Queen Lovisa Ulrika founded the learned society Kongl. Swenska Witterhets Academien, the Royal Swedish Academy of Letters, on 20 March 1753. Now Kungl. Vitterhets Historie och Antikvitets Akademien, the Royal Swedish Academy of Letters, History and Antiquities, it always marks the anniversary of its founding. It is usually known by its short name, Vitterhetsakademien.
The first academies to promote science and the arts were founded in Italy in the late fifteenth century. About two centuries later, France and Britain adopted the idea. A Swedish academy was first mooted in the mid-seventeenth century, when Queen Kristina hoped for something like the Académie Française, which would advance the language and culture of the new Swedish Empire. However, it was not until the eighteenth century the academies extant today were founded.
The Royal Society of Sciences at Uppsala, which dates to 1710, ranks among the first, though if we only count the national academies then the oldest are the Royal Swedish Academy of Fine Arts (founded in 1735) and the Royal Swedish Academy of Sciences (founded in 1739 and granted a royal charter in 1741). The Academy of Sciences, which has always concentrated on science and mathematics, was followed by the Royal Swedish Academy of Letters in 1753. The majority of Sweden’s royal academies were founded in the eighteenth century: these are the Swedish Academy (royal in all but name, was founded by Gustav III in 1786 to advance the Swedish language and Swedish literature), the Royal Swedish Academy of Music, the Royal Swedish Society of Naval Sciences, and the Royal Swedish Academy of War Sciences. The Royal Swedish Academy of Agriculture and Forestry was added in the early nineteenth century; the Royal Swedish Academy of Engineering Sciences and the Royal Gustavus Adolphus Academy for Swedish Folk Culture were founded in the twentieth century.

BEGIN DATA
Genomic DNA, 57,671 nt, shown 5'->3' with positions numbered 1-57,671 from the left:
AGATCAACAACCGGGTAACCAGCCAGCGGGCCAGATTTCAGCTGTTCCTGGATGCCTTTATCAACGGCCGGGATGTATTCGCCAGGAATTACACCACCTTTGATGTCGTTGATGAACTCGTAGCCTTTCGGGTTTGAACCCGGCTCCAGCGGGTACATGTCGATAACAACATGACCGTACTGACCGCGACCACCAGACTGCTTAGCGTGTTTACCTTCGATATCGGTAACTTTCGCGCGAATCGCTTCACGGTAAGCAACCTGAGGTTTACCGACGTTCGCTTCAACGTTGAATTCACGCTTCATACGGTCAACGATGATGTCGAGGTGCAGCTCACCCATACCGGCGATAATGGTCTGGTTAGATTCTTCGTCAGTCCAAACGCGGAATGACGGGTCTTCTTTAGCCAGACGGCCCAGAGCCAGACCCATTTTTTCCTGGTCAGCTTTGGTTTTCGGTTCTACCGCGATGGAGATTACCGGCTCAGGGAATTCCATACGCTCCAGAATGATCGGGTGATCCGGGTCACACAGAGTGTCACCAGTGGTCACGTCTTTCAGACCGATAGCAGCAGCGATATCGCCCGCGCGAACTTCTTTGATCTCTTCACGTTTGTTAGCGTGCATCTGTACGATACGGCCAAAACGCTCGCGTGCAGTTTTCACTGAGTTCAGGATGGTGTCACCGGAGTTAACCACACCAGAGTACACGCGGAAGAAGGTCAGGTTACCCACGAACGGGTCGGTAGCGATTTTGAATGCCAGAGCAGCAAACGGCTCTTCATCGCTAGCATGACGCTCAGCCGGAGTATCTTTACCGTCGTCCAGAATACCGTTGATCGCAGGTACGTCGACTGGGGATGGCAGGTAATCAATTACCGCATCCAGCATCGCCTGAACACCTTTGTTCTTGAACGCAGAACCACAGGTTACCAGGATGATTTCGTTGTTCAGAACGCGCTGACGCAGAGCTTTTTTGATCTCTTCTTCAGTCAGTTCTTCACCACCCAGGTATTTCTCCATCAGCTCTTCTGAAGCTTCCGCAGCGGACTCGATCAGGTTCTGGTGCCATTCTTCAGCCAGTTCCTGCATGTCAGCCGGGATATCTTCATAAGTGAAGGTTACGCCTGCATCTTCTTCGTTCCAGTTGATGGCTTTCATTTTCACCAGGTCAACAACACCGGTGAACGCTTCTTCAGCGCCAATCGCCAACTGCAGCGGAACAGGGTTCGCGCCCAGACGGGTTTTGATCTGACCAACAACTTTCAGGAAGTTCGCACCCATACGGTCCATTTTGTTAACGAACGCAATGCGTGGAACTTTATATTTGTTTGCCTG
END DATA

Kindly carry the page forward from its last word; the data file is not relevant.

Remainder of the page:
In 2019 it was announced the ten royal academies were the responsible national competent authorities in their respective fields.
The Royal Swedish Academy of Letters, History and Antiquities
Phone: +46 8-440 42 80
114 86 Stockholm
Villagatan 3, Stockholm
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